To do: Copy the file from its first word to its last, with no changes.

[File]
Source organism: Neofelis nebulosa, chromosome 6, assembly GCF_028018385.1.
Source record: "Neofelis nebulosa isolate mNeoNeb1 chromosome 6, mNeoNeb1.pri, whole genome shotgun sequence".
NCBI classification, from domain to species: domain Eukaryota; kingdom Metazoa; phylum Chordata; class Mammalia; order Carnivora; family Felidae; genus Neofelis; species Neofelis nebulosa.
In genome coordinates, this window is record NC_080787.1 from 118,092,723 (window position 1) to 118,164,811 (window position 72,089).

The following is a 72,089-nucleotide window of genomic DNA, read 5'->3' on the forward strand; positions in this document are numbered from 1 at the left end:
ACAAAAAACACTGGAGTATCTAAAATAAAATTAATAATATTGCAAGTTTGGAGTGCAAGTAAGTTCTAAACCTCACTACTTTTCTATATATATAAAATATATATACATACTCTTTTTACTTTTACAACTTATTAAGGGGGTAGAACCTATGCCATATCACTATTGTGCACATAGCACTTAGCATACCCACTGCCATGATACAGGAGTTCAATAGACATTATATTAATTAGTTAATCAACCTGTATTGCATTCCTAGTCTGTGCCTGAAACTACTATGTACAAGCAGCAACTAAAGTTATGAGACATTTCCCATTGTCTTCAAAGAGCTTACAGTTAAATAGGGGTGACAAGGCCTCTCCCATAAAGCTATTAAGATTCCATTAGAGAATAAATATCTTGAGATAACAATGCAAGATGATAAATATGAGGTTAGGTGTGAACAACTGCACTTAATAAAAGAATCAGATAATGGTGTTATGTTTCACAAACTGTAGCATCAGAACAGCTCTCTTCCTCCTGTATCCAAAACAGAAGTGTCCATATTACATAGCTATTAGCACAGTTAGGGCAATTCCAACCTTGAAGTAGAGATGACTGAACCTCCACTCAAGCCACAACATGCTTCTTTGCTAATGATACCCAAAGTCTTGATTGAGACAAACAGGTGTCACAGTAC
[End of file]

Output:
Source organism: Neofelis nebulosa, chromosome 6, assembly GCF_028018385.1.
Source record: "Neofelis nebulosa isolate mNeoNeb1 chromosome 6, mNeoNeb1.pri, whole genome shotgun sequence".
NCBI classification, from domain to species: domain Eukaryota; kingdom Metazoa; phylum Chordata; class Mammalia; order Carnivora; family Felidae; genus Neofelis; species Neofelis nebulosa.
In genome coordinates, this window is record NC_080787.1 from 118,092,723 (window position 1) to 118,164,811 (window position 72,089).

The following is a 72,089-nucleotide window of genomic DNA, read 5'->3' on the forward strand; positions in this document are numbered from 1 at the left end:
ACAAAAAACACTGGAGTATCTAAAATAAAATTAATAATATTGCAAGTTTGGAGTGCAAGTAAGTTCTAAACCTCACTACTTTTCTATATATATAAAATATATATACATACTCTTTTTACTTTTACAACTTATTAAGGGGGTAGAACCTATGCCATATCACTATTGTGCACATAGCACTTAGCATACCCACTGCCATGATACAGGAGTTCAATAGACATTATATTAATTAGTTAATCAACCTGTATTGCATTCCTAGTCTGTGCCTGAAACTACTATGTACAAGCAGCAACTAAAGTTATGAGACATTTCCCATTGTCTTCAAAGAGCTTACAGTTAAATAGGGGTGACAAGGCCTCTCCCATAAAGCTATTAAGATTCCATTAGAGAATAAATATCTTGAGATAACAATGCAAGATGATAAATATGAGGTTAGGTGTGAACAACTGCACTTAATAAAAGAATCAGATAATGGTGTTATGTTTCACAAACTGTAGCATCAGAACAGCTCTCTTCCTCCTGTATCCAAAACAGAAGTGTCCATATTACATAGCTATTAGCACAGTTAGGGCAATTCCAACCTTGAAGTAGAGATGACTGAACCTCCACTCAAGCCACAACATGCTTCTTTGCTAATGATACCCAAAGTCTTGATTGAGACAAACAGGTGTCACAGTAC